- School information. This module included general information about the school, such as name, province, department, and type of respondent.
- School characteristics. This module asked the respondent to provide detailed information about the school, including enrollment, type of school (public or private), textbook availability, and whether the school offered health and feeding programs.
- School personnel characteristics. This module asked respondents to provide information about teachers at the school, including number and gender of teachers, teacher training levels, and whether teachers had participated in gender sensitivity training.
- School physical structure. This module asked about the school's physical structure, such as number of classrooms, availability of desks and chairs, school construction materials, water supply, separate latrines, and the presence of a preschool (Bisongo).
- Student attendance roster. This module was split into two versions. The first was administered during the first visit to the school in conjunction with the modules above. The second was administered by itself during the second visit to the school. The first roster collected information about all students enrolled in the school and whether they were in attendance on that day, were in attendance for the previous three days, and were generally in attendance. The second roster collected information only about those students identified in the household survey as enrolled in school. In addition to the information collected on the first roster, the second roster collected - GPS coordinates, the number of days the school was open during the four previous months, and the number of days the student was absent during the same four months.
Both the household and school questionnaires were first written in English and then translated into French. Mathematica and the University of Ouagadougou collaborated on the translations, ensuring that idiomatic expressions or language usage particular to Burkina Faso was appropriately incorporated. However, in reality French is rarely spoken in rural villages. There are currently 68 languages spoken in Burkina Faso, of which several are unwritten or inconsistently written (Gordon 2005). Faced with the prospect of surveying people in many languages, Mathematica decided that the best approach was to hire interviewers fluent in both French and local languages and train them to translate the instrument as they conducted the interview. In Table C.1, we present the native language of respondents to the household survey.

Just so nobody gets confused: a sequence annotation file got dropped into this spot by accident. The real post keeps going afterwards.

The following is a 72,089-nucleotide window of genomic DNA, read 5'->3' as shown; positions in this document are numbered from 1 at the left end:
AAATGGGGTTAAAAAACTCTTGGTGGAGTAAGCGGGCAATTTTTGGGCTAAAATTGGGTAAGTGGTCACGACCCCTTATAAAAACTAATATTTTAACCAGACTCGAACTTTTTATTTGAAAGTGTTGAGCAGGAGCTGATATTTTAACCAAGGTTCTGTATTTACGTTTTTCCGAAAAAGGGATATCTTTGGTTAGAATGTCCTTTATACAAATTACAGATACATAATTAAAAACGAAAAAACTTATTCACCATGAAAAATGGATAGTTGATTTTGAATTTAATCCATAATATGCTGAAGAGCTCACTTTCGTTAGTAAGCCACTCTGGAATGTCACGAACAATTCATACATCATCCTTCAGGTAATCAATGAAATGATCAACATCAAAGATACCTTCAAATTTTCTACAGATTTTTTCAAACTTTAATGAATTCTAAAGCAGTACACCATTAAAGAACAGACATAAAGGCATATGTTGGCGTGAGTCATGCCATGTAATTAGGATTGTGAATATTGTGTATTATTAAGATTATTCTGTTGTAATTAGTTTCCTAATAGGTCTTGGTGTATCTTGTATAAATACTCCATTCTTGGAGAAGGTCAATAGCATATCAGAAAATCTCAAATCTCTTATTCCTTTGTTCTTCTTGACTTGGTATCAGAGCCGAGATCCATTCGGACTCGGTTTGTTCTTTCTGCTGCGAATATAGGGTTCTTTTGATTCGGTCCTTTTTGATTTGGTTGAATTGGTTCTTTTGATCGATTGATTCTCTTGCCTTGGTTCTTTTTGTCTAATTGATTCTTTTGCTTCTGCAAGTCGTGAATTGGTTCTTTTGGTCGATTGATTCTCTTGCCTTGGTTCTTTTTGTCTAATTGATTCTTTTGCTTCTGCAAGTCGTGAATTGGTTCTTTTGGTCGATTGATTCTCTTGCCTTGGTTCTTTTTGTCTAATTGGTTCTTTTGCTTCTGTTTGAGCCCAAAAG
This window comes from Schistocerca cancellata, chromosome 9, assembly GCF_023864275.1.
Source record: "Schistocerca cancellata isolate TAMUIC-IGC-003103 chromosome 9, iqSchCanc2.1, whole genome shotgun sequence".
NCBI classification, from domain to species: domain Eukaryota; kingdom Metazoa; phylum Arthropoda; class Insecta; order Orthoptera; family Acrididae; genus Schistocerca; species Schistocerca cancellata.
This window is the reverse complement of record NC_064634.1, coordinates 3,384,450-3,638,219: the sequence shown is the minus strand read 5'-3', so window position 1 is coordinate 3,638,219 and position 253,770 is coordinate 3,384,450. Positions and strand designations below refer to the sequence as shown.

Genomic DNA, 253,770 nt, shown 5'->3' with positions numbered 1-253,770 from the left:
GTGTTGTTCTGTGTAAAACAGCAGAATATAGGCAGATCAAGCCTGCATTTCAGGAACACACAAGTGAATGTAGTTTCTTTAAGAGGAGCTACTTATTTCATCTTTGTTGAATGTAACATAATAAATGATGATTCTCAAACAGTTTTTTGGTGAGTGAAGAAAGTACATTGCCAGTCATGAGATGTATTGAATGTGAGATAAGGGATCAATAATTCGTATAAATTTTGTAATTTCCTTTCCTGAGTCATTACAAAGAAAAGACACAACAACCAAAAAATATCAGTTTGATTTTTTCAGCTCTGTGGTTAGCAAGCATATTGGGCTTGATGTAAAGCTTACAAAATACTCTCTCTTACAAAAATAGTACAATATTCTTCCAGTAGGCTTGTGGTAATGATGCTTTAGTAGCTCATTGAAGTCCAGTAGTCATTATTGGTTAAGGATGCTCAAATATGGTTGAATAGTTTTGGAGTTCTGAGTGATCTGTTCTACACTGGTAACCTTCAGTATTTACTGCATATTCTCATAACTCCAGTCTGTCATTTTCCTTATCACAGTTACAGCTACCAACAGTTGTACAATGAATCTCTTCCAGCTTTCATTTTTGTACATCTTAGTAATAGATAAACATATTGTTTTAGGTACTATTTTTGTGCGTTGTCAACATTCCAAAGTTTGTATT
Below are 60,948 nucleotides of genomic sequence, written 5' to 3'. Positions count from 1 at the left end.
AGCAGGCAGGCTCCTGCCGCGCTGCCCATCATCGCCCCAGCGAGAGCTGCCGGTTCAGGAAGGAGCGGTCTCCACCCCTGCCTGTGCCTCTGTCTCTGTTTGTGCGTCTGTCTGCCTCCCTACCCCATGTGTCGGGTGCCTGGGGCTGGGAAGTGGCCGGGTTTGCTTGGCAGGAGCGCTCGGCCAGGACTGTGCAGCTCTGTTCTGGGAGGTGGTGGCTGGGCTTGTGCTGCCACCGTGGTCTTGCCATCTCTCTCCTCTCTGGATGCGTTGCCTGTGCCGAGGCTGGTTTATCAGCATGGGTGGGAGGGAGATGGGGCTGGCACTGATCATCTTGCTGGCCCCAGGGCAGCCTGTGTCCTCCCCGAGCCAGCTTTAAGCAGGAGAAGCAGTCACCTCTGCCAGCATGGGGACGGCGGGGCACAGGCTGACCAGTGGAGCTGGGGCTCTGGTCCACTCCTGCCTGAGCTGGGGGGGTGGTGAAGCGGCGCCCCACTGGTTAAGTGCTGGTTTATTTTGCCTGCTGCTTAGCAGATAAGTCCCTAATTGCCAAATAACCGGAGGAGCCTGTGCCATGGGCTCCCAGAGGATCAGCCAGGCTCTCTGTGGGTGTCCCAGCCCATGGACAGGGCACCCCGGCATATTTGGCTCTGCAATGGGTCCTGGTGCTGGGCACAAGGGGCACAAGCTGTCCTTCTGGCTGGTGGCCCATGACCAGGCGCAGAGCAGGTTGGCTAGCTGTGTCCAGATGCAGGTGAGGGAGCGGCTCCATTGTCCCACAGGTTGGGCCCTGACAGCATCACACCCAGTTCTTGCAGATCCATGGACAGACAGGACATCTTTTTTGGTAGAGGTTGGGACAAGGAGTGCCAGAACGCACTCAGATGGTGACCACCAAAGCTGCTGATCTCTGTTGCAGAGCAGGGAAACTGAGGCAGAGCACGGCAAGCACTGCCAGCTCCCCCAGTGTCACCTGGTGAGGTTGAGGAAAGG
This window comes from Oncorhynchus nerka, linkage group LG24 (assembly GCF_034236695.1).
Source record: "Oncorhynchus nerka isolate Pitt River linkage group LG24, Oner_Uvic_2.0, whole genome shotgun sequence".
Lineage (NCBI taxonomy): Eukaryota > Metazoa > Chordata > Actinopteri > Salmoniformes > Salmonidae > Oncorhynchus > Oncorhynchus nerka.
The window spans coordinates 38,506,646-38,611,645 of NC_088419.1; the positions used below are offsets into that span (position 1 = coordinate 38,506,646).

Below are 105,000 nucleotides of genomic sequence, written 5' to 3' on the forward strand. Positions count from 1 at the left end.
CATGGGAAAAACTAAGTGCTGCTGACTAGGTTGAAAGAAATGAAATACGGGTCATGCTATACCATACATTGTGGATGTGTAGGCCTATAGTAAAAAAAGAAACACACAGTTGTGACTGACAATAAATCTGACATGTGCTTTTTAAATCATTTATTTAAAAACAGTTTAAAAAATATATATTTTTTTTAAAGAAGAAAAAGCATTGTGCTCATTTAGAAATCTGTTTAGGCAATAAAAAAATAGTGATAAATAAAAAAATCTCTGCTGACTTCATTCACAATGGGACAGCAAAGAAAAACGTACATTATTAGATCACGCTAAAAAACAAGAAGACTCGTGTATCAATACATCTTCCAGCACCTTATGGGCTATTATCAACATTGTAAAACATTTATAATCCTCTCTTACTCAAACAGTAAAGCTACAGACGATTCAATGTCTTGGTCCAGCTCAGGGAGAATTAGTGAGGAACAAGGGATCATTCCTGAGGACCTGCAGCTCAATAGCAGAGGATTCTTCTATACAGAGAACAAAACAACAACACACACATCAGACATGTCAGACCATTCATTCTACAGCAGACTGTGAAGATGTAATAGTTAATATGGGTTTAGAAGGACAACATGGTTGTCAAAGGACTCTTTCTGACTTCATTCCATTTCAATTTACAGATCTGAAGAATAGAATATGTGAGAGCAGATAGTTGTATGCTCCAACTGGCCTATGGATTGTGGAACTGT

Household Questionnaire Respondent Native Language / Frequency / Percent
French / 178 / 2.1
Mooré / 3,145 / 37.1
Dioula / 33 / 0.4
Fulfudé / 1,782 / 21.1
Gulmachéma / 2,345 / 27.7
Bwamu / 140 / 1.7
Other Language / 844 / 10.0
Total / 8,467 / 100.1
Once the questionnaires were developed, they were tested in a pilot data collection for which we randomly selected 10 villages-5 treatment and 5 comparison-to be surveyed in May and June 2007. Our aim was to survey households and schools in these villages in order to identify potential problems. The pilot called for interviewer training; conduct of a census and random selection in each village; the identification of schools; conduct of the household and school surveys; and data entry, cleaning, and delivery. A Mathematica team traveled with interviewers and observed them in several villages, talked with village residents, and held a debriefing session with interviewers.
The pilot test identified two key problems. First, the household interview was much too long, averaging more than 90 minutes. To reduce respondent burden, we decreased the number of questions to limit the interview to less than one hour. Second, we determined that several questions were difficult for respondents to answer, particularly those about distances, time, and space. For example, respondents struggled to answer questions about distance from the household to the school or the number of hectares farmed. For questions that we thought important for the analysis, we asked the interviewer for an estimate or sought other measures.[Note: Because both the household and school surveys were substantially modified following the pilot data collection, we did not use the pilot data for analysis. During subsequent data collection, however, all 10 villages included in the pilot data collection were revisited and included in the household and school survey.]